Sir Gumby bent down to open the bottom drawer. His dirty MedButton vest, too small even for his short frame rose past the middle of his back, disclosing a black T-shirt, printed with the words, Chips are a Complete Nutritional Meal. “I’ve got something for you.” He pawed around in the drawer before he pulled out an old wrench and a couple of cloud communicators, with wires dangling.
Shama edged closer, but Sir Gumby pushed her back. “For Po’s sake.” Po—his favorite fingernail. “Some space, Shama.”
“Why didn’t you give it to me before?” Shama insisted, as she squatted behind him on her heels.
“Your mother told me to wait until you started asking questions,” Sir Gumby said, holding up a fan for the Random Party from a presidential election.
“She did?” Shama said. “How did she know about …” She bit her lip to stop herself from adding, “Dean Perbile’s questions?”
“Here it is.” From the jumbled contents of the drawer, Sir Gumby withdrew a gum ball container. He held it out to her.
“Let me see. Let me see,” Shama said.
Sir Gumby stood up. “Calm down,” he said. “I’m curious myself. I never opened it.” With one of his long nails, he scratched at the tiny cybratom oval used to store gum.
When the top popped off, Shama felt a pang. She saw only shredded cybratom curled inside.
But Sir Gumby looped something with his long nail.
A locket dangled on a gray necklace. Her mother’s photo glowed on the face of the locket. It was back-lit by a soft white light.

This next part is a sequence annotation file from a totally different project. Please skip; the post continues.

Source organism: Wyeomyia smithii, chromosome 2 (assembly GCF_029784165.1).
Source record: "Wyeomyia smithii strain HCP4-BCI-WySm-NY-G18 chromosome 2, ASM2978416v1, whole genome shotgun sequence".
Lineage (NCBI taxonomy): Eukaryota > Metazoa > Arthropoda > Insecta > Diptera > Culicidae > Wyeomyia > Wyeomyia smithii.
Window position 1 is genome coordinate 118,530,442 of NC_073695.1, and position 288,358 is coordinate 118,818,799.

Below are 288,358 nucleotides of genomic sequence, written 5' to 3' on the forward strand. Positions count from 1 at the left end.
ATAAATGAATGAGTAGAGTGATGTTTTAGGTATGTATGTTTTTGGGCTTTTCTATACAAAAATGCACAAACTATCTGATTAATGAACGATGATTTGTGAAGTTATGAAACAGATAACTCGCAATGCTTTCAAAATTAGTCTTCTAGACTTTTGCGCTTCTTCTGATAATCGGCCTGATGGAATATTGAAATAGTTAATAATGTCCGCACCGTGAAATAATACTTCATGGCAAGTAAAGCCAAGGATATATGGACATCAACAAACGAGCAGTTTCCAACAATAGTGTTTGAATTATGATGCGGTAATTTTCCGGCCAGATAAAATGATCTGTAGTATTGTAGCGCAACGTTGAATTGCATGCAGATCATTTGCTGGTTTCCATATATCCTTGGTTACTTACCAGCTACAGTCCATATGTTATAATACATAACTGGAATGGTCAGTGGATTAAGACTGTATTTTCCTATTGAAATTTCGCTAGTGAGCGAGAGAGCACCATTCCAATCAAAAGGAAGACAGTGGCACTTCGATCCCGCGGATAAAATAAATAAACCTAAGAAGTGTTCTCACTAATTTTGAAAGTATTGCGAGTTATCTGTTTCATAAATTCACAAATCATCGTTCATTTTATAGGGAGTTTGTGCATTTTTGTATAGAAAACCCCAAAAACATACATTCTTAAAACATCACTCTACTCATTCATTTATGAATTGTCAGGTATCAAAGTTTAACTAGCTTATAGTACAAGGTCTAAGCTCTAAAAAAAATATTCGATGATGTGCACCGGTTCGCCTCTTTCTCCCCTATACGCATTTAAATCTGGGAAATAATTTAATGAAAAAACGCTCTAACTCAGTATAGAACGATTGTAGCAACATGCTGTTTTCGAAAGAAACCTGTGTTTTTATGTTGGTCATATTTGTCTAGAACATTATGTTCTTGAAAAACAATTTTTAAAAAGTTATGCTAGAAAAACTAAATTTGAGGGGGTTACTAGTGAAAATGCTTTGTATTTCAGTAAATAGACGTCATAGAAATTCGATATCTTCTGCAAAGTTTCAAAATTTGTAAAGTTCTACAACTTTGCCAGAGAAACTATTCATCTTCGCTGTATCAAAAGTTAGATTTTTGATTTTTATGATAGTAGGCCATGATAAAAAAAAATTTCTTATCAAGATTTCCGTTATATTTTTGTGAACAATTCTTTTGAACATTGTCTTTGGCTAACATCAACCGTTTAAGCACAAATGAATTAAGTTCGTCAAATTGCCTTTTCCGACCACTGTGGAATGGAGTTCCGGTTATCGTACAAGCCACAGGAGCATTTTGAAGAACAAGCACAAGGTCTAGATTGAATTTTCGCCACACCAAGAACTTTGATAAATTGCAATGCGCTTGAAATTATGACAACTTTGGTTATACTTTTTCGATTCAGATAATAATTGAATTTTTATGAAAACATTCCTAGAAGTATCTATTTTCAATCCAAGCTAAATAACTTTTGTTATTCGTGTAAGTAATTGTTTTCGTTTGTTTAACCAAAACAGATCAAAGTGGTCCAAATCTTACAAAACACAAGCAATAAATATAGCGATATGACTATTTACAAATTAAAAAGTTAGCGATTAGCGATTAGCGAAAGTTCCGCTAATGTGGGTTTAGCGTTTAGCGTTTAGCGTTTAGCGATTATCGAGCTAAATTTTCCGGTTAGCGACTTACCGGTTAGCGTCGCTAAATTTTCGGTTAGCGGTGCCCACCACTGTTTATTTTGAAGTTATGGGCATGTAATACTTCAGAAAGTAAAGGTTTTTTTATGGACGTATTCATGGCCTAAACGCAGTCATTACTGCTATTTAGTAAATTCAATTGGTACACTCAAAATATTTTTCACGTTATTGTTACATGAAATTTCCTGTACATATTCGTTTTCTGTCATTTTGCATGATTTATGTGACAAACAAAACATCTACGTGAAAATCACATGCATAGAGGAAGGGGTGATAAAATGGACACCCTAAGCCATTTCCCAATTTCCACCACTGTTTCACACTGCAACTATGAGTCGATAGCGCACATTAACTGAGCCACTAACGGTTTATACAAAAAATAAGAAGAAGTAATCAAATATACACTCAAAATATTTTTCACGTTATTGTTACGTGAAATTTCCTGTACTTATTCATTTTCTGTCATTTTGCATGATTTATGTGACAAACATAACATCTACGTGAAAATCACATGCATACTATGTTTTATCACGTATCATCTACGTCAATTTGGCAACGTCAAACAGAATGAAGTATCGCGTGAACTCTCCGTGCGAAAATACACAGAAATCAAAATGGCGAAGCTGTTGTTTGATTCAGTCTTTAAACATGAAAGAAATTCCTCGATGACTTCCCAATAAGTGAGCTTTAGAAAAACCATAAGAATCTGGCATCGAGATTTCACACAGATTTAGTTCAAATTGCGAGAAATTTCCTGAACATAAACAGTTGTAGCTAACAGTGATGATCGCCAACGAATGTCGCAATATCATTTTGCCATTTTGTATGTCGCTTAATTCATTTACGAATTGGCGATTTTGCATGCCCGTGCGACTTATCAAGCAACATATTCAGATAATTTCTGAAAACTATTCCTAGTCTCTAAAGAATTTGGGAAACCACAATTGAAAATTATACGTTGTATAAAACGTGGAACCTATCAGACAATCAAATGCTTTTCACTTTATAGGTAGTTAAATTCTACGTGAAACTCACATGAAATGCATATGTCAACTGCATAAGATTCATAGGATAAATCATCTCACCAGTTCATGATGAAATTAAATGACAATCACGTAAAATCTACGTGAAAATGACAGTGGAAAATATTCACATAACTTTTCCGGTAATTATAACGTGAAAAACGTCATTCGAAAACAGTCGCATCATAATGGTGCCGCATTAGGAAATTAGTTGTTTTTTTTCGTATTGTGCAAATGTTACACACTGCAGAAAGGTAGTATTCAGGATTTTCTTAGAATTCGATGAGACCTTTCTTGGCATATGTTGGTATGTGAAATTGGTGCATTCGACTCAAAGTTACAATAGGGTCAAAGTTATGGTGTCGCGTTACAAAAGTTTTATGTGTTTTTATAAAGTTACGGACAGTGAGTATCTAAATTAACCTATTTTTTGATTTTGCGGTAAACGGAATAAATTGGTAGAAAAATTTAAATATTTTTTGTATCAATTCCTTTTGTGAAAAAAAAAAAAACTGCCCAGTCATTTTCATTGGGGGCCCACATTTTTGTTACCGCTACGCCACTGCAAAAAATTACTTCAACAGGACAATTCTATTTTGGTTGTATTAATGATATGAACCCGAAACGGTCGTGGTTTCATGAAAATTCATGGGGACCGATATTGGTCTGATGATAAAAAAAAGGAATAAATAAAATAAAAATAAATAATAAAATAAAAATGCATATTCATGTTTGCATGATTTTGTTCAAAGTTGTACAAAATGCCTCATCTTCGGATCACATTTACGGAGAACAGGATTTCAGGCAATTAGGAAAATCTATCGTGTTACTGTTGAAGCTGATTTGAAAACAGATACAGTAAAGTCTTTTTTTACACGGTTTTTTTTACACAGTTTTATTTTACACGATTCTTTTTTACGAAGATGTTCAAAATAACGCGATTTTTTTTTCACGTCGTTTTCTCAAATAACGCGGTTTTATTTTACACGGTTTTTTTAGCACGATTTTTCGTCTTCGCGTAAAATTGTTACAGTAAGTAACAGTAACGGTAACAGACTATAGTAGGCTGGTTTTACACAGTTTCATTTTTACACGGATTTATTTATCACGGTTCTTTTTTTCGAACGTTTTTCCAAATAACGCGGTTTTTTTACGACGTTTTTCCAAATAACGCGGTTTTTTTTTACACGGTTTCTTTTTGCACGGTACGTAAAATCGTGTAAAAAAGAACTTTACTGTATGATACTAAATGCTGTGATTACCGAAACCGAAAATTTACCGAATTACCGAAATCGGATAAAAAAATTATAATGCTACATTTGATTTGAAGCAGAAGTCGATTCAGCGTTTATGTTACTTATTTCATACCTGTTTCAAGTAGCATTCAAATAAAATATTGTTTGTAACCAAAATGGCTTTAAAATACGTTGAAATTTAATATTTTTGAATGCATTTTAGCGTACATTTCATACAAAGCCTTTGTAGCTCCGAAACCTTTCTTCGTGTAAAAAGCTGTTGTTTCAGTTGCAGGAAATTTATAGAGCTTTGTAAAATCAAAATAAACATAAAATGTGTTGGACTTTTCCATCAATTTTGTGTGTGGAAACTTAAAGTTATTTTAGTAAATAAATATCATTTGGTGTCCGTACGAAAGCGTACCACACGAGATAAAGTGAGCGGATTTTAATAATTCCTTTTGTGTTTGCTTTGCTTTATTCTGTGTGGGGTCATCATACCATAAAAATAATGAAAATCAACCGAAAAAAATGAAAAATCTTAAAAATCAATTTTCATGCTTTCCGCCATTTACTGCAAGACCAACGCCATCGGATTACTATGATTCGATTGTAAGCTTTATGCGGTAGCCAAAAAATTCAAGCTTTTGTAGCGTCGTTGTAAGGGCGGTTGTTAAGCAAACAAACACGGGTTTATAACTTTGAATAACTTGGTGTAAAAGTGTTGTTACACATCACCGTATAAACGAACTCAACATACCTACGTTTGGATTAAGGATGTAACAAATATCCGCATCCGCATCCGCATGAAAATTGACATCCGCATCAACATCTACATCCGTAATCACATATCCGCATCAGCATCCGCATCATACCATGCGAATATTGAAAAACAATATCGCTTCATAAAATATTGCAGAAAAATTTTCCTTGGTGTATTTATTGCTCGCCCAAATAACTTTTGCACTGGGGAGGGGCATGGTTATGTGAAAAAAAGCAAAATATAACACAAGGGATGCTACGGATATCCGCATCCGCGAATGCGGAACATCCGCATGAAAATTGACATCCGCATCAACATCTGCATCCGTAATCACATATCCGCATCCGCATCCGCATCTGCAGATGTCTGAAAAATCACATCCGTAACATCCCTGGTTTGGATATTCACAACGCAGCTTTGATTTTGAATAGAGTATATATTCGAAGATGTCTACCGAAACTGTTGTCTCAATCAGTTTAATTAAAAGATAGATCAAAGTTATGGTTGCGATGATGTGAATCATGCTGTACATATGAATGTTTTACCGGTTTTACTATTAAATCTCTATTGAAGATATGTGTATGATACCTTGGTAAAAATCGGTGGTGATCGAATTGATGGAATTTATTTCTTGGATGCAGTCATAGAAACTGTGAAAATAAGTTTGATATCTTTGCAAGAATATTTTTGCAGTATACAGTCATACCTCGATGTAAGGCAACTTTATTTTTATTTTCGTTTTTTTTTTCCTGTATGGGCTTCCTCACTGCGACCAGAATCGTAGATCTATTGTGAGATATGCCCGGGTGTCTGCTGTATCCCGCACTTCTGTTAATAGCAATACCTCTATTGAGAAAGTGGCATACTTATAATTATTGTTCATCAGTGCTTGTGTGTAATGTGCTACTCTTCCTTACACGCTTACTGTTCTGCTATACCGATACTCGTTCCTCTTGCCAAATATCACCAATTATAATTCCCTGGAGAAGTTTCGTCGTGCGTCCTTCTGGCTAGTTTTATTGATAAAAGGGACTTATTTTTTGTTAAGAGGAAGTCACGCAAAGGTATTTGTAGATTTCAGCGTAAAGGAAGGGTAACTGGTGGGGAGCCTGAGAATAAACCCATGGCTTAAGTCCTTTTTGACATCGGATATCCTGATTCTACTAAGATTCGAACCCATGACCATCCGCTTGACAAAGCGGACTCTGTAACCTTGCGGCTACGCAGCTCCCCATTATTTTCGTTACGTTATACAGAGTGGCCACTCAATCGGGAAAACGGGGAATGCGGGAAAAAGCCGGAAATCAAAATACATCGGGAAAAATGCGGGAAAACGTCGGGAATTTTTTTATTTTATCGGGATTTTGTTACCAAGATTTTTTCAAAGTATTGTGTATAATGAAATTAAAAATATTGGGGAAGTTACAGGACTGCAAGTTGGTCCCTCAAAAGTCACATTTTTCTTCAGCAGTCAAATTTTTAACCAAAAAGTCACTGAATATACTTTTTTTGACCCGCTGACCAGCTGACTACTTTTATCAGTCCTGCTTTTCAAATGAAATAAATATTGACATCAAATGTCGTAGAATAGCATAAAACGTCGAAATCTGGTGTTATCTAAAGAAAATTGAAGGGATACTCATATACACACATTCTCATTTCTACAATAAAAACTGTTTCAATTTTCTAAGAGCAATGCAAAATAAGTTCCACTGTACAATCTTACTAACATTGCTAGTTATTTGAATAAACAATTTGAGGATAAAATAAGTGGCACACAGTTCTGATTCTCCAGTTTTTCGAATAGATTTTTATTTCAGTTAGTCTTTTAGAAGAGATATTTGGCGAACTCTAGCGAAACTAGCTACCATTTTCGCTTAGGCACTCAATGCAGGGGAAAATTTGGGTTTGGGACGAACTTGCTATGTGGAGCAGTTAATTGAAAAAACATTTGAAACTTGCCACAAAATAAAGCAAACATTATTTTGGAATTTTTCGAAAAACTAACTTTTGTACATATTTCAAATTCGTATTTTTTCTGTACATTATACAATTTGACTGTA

When Shama reached for the necklace, Sir Gumby pulled back. He was gazing at the photograph, his face contorted in an effort to remember.
“Anna said,” Sir Gumby began. “When you’re sad… think of the song.”
“What song?” But even as she spoke, Shama remembered her mother singing. Anna used to sing one song all the time. Shama hadn’t thought about it for years.
“I’m almost sure that’s what she said.”
“That’s all she said? That can’t be all.” When Shama held out her hand, Sir Gumby hid the necklace behind his back.
Sir Gumby grinned as if pleased with himself. “She said you’d know what I’m talking about.”
Shama concentrated. She thought she remembered the song about trees and grass
Sir Gumby’s grin widened until it seemed to cut his greenish face in half. “Maybe now you’ll pay me for that inventory.”
Shama shook her head. The red line on Larm had risen almost to its neck. “Come on,” she urged Sir Gumby. “Stop joking around. Give me the necklace.” She made a grab for it, but Sir Gumby dodged her.
“Please,” Shama said.
Sir Gumby let out a mock sigh.
When he handed the necklace to her, Shama held it on her palm. Old-fashioned amber was heavy; even xiathium weighed something. But whatever this locket was made of weighed almost nothing at all.
Shama stared down at Anna, at her black shirt. Her mother’s eyes were the color of liquid gold, not yellow like Shama’s.
Yet when she flipped the locket over, she discovered a mystery. From the back, the locket appeared transparent. Instead of her mother’s photo, she could see her own hand, the swirls of her fingerprints.
Sir Gumby wandered back to his desk covered with a day’s worth of unsold gum. He sat down and put his feet up on a crate.
Shama stayed still, her fingers squeezing the locket. She loved its feel– as if she had regained a missing part of herself. When she slipped it around her neck, she felt as if her mother were smiling at her.
Sir Gumby was saying, “Shama, I don’t know where you’ve been. But you need to be careful.”
Varoom. Varoom. A loud, screeching noise filled the warehouse.
“Ahh,” Sir Gumby hollered. He bolted, and the hundreds of neatly arranged rows of gum sprayed upwards. Trying to catch the tray, he smacked his hand against the desk. A long fingernail dangled. “Poor Po!”
Shama recognized the siren. Coming from a nearby squawker, it meant fire. Fire on
“Thank you, Sir Gumby,” Shama called. Her fingers gripped the locket as she hurried away.